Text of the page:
The countdown is almost over! It is commonly agreed upon that a project which has not received domestic approval before February is highly unlikely to be registered before the cut-off date of 31 December 2012.
For the record, the UN’s main credit outlet, the European Trading Scheme, decided that projects registered after the 31st of December 2012 shall only come from Least Developed Countries. This was presented as a move to rebalance the geographical development of all CDM projects. The final objective also seems to try to curb the over-supply of emission reduction project credits.
Taking into account this new constraint, project developers have, for the last few months, rushed to get their non-LDC projects validated and registered. According to the opposite graph, it takes on average at least 127 days to get a project registered. Most importantly, there are few credit buyers ready and willing to take the risk of signing any Emission Reduction Purchase Agreements (ERPA) given the uncertainty of getting the project registered on time, and thus missing eligibility for the European market.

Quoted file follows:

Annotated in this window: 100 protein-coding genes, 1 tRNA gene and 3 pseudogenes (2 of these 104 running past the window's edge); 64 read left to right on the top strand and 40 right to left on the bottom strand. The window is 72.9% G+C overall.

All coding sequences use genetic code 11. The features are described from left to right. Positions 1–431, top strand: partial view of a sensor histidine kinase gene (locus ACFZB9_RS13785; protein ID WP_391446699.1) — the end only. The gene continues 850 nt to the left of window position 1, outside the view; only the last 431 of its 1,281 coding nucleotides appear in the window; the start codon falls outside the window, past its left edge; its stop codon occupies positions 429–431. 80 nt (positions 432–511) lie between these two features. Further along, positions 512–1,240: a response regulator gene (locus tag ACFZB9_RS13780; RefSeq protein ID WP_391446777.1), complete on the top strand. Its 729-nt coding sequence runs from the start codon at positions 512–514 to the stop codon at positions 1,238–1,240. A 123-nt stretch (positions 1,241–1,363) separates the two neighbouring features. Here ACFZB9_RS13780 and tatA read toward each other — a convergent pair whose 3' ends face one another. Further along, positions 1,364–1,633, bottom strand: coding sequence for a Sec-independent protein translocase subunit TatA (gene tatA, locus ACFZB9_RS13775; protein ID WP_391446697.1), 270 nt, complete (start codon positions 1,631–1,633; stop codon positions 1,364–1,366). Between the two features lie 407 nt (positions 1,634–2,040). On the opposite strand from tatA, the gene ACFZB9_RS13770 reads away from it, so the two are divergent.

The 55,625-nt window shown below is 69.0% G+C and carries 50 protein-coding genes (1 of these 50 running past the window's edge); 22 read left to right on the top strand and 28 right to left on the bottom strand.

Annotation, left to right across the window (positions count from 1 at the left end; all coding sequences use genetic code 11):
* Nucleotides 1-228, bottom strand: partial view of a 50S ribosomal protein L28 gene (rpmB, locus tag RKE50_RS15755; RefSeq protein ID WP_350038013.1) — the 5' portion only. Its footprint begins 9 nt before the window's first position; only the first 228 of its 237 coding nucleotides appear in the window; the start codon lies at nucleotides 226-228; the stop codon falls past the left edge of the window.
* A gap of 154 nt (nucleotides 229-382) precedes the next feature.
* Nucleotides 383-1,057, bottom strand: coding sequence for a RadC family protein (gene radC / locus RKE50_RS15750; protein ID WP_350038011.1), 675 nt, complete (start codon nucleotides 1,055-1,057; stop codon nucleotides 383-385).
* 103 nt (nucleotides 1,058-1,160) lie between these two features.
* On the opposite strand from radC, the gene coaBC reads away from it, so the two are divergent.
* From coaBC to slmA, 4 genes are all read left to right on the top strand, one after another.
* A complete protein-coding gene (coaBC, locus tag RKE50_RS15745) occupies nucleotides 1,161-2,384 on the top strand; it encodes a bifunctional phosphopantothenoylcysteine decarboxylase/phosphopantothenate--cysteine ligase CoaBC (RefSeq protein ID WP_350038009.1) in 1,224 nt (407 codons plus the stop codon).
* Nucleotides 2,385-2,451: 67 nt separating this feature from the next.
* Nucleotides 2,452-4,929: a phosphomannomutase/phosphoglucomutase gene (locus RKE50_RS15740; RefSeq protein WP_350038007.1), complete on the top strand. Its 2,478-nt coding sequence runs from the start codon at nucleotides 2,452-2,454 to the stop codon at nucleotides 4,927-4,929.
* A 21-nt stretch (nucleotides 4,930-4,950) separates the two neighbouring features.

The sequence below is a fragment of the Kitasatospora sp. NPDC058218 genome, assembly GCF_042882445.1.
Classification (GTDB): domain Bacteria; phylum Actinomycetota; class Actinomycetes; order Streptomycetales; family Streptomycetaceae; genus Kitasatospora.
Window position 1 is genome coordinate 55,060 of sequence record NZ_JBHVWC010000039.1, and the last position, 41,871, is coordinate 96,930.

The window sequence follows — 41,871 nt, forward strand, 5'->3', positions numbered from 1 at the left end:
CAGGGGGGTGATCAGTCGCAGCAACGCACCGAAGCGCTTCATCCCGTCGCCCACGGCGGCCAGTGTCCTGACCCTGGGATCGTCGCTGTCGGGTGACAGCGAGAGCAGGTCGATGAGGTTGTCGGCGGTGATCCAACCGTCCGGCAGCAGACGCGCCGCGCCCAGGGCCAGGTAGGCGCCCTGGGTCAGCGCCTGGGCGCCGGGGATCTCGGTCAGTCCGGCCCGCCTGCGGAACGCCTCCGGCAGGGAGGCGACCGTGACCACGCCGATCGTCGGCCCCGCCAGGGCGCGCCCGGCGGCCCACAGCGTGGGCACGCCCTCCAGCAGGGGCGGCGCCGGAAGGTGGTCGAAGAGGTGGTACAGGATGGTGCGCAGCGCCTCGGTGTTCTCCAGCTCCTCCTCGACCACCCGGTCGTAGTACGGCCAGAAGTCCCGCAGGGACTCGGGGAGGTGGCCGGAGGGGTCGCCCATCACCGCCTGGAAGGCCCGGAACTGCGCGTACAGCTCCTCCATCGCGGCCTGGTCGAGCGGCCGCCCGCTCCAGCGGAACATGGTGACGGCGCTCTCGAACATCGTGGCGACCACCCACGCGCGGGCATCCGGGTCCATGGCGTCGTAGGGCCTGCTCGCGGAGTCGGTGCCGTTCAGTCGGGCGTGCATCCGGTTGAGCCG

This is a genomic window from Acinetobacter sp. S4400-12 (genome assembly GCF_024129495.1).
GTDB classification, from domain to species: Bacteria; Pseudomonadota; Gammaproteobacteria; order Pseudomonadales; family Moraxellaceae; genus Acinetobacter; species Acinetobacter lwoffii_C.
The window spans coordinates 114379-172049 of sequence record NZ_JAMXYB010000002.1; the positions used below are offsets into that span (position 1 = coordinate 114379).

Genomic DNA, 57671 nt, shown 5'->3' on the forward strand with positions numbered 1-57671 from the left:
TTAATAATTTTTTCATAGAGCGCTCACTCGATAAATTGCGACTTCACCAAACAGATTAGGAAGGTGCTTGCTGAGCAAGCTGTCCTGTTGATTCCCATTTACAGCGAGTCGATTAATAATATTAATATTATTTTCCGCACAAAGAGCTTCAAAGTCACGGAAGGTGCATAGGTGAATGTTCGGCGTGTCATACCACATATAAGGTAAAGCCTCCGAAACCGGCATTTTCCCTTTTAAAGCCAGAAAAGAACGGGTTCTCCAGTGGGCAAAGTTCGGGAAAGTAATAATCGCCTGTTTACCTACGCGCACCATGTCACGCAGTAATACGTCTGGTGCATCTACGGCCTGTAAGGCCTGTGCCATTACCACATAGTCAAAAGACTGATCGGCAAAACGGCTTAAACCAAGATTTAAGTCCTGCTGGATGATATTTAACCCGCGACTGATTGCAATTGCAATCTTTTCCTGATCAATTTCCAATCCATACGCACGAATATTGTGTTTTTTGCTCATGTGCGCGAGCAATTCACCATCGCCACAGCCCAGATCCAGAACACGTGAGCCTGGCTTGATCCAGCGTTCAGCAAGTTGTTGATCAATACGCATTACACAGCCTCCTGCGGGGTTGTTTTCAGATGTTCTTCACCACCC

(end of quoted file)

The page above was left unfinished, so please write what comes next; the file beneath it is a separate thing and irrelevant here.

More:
And yet, some project developers are now considering more and more PoAs (Programme of Activities). Such projects present fewer eligibility questions, and recent figures demonstrate a growing interest in this specific project group: 24 PoAs are in validation and 14 in registration.
– Alexis Poullain is a carbon market analyst at eCO2market. This article originally appeared in the 25 January 2012 edition of eCO2abacus, our free weekly carbon newsletter. Sign up to receive future editions in your inbox.